from Cornish underground structure souterrain which is found in many Iron Age settlements in Cornwall. The purpose of a fogou is no longer known, and there is little evidence to suggest what it might have been.
Fossicking 
a form of prospecting
perhaps Gull 
Welsh gwylan, Cornish guilan, Breton goelann[12]
paw
paw, claw, figuratively hand; padgy-paw dialectal newt or lizard 'four-paw'[13]
Porbeagle 
a species of fish.
possibly Puffin 
a type of bird.
Tiddy oggy; another term for pasties.
vug, vugg, vugh 
from Cornish vooga, "cave".
Wrasse 
a type of fish.

Many dialect words in the West-Cornish dialect of English are from the Cornish language itself, however these words are localised to West Cornwall and therefore it would not be accurate to describe them as having passed into English "proper".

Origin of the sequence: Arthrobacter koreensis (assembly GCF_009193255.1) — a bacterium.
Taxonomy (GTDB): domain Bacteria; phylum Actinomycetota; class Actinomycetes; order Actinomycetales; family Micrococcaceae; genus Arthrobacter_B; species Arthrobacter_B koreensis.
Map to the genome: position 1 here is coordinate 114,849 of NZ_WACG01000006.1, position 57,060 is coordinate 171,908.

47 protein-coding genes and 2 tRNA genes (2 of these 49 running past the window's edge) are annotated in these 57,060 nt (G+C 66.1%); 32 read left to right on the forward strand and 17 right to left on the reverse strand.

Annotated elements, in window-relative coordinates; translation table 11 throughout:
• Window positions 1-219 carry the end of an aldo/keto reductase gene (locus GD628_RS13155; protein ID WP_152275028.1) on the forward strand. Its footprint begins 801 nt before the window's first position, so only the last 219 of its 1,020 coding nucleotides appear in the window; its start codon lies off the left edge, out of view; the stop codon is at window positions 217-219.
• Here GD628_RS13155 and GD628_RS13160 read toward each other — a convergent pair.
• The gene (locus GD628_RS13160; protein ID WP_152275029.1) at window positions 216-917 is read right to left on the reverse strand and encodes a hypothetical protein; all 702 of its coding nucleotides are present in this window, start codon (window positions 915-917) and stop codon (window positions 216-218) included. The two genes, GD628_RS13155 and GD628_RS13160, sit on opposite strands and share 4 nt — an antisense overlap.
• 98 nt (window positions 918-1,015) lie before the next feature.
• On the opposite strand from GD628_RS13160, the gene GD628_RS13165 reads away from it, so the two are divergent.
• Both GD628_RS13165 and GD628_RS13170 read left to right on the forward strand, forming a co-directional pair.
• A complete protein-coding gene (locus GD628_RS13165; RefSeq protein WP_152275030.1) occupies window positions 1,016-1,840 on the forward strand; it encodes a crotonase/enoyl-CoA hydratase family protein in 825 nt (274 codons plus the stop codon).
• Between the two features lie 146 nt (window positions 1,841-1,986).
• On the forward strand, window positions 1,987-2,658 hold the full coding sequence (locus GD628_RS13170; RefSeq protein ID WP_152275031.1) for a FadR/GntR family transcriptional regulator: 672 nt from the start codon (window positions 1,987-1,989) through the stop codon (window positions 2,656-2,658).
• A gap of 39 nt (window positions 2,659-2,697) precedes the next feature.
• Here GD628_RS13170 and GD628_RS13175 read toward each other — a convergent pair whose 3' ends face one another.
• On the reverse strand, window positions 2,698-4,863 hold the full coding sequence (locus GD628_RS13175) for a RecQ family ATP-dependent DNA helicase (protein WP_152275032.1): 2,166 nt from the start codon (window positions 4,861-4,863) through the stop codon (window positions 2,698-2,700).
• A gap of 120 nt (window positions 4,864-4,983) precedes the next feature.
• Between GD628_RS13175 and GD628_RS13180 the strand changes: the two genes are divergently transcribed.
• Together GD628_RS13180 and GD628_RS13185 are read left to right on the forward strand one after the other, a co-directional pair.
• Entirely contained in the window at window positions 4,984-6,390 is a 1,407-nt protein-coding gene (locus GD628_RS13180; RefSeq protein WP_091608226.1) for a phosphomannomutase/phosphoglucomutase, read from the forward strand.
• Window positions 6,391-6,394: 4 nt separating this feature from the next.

Words that derive from Breton[edit]

All Breton-origin words in English come by way of French.

bijou 
from Breton bizou (jeweled) ring
Korrigan 
from 'dwarf' (diminutive)
menhir 
from Breton men stone and hir "long" / "tall", i.e. a "long stone"

Words with indirect or possible links[edit]

Old Welsh origins for the topographical terms Tor (OW tŵr) and crag (OW carreg or craig) are among a number of available Celtic derivations for the Old English antecedents to the modern terms. However, the existence of similar cognates in both the Goidelic, Latin, Old French and the other Brythonic families makes isolation of a precise origin difficult, such as for example, the adoption of the word Cross from Latin Crux, Old Irish cros, OE Rood ; appearing in Welsh and Cornish as Croes, Grows.